Annaliese Allen: Bridging profit and purpose
As the corporate world increasingly highlights and champions social impact, a new breed of impact-driven professionals are emerging to bridge the divide between business and purpose.
Impact driven work, once reserved for charities and NGOs, is now being embraced by corporations; from major firms to start-up brands. This historical divide has created two, very different languages: purpose and profit.
How can the two speak to each other? And, how can they work together?
Annaliese Allen, a Master of Social Impact student and a new employee with the Centre for Social Impact Swinburne is combining her deep, corporate experience with her personal purpose to become one of these next generation ‘bilingual’ professionals.
A world of experience
For Annaliese, purpose hasn't always been at the fore.
Growing up in a hard-working family where achievement was expected, dream jobs or creating change weren't considered around the dinner table:
"Passion was never discussed, impact was never discussed. It was sit down, work hard, commerce is a good, solid degree. It'll get you places. You'll always have a job, accounting is a really good, solid profession."
After completing a Bachelor of Commerce, Annaliese dove head first into the professional services world, working for a major accounting firm. This role led her abroad where she spent much of her twenties working in the US - from Chicago, to San Jose and New York City - travelling and meeting new people.
"Whilst tax is not the most interesting thing in the world, I was completely absorbed and engaged in what I was doing because I got to travel a lot and go to different places and meet different people, and see how the world worked on my own," she says.
A change in direction
When Annaliese eventually moved back to Melbourne, she switched direction and moved into human resources for a "complete change" but hungry to learn more, Annaliese then became a chartered accountant a decade after completing her undergraduate commerce degree.
She has since spent the past ten years working as a chartered accountant in professional services firms.
After having two children, Annaliese worked from home (before the global shift to flexible working arrangements) which ended up leading her to another career change.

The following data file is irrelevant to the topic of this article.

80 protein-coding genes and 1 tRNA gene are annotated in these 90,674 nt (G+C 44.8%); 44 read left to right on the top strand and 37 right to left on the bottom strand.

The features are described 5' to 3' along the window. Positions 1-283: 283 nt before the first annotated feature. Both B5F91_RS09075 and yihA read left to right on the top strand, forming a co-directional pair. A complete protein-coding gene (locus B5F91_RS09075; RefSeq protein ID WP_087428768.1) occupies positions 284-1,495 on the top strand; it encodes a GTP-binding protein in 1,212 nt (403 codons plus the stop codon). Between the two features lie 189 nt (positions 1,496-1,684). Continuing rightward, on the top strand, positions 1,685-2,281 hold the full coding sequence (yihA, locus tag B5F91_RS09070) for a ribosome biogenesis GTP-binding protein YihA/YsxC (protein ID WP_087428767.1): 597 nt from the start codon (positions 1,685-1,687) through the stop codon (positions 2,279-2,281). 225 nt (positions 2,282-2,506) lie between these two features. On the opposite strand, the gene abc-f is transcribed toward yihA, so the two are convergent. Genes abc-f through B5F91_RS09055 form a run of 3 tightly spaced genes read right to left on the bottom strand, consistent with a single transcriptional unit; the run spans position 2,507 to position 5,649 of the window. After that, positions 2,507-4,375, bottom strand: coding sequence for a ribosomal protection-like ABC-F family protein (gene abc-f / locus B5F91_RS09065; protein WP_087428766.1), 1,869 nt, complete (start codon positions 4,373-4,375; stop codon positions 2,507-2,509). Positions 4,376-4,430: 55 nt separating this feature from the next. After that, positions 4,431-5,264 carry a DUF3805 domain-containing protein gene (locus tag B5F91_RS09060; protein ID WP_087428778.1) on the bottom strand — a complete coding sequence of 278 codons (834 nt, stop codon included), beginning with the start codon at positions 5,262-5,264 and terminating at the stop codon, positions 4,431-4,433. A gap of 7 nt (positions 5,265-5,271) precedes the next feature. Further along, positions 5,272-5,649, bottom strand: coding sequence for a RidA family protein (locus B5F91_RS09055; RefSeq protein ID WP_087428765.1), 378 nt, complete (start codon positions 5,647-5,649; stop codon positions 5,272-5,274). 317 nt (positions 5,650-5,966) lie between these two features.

"I guess I had another phase of my career where I thought, 'Well, as an accountant, I've learned all these skills of how to run a business... I'm going to run my own business from home,'" she says.
This pivot led Annaliese into the textile industry, running a sun protection clothing company.
With this variety and wealth of experience - from accounting, to HR, to entrepreneurship - Annaliese deeply understands the world of corporate professional services and business, so when her children began to question what she did at work and why she worked so late, she wanted to have a better answer. This aspiration for a higher purpose led her to further studies in social impact.
"I enrolled in this social impact course, essentially, because I wanted to go to bed at night knowing that I had made a positive contribution to the world. Up until this point, I never felt like I could say that," Annaliese says.
Annaliese will complete her studies in late 2022 but she has already found herself taking another career pivot - becoming one of CSI's most recent employees with a focus on the social enterprise sector.
"I am managing a number of industry-engaged projects with social enterprises which have a particular focus on the development of evidence-based technology solutions that support social impact generation and financial sustainability for the sector. My time is currently focused on the development of a world-first social enterprise evaluation and data platform.
"The platform is being developed at CSI Swinburne in collaboration with the Melbourne Social Equity Institute, and with support from the Victorian Government. Once developed, the platform will generate real-time insights about the contributions of social enterprises in Victoria."
A bridge between two worlds
Within the professional services industry, Annaliese is seeing a swell of socially-driven co-workers who have trouble getting ideas off the ground. She believes this is because the commercial - or business minded side of the idea - is sometimes missing.
"I'm hoping I can be a bridge between the two worlds," Annaliese says.
As a new generation of leaders and teams emerge, changemakers, like Annaliese who deeply understands the corporate world, will be the crucial link between the old world of 'profit first' and the new world of 'purpose driven'. This link will help corporations to better champion social impact, on a deeper, larger scale.
"I can look the part, talk the part, and speak the language, and I think that's half of it. Then to be able to translate the social aspect of it into the corporate language, I think that might be my superpower. I haven't applied that yet, but that's my guess and my hope.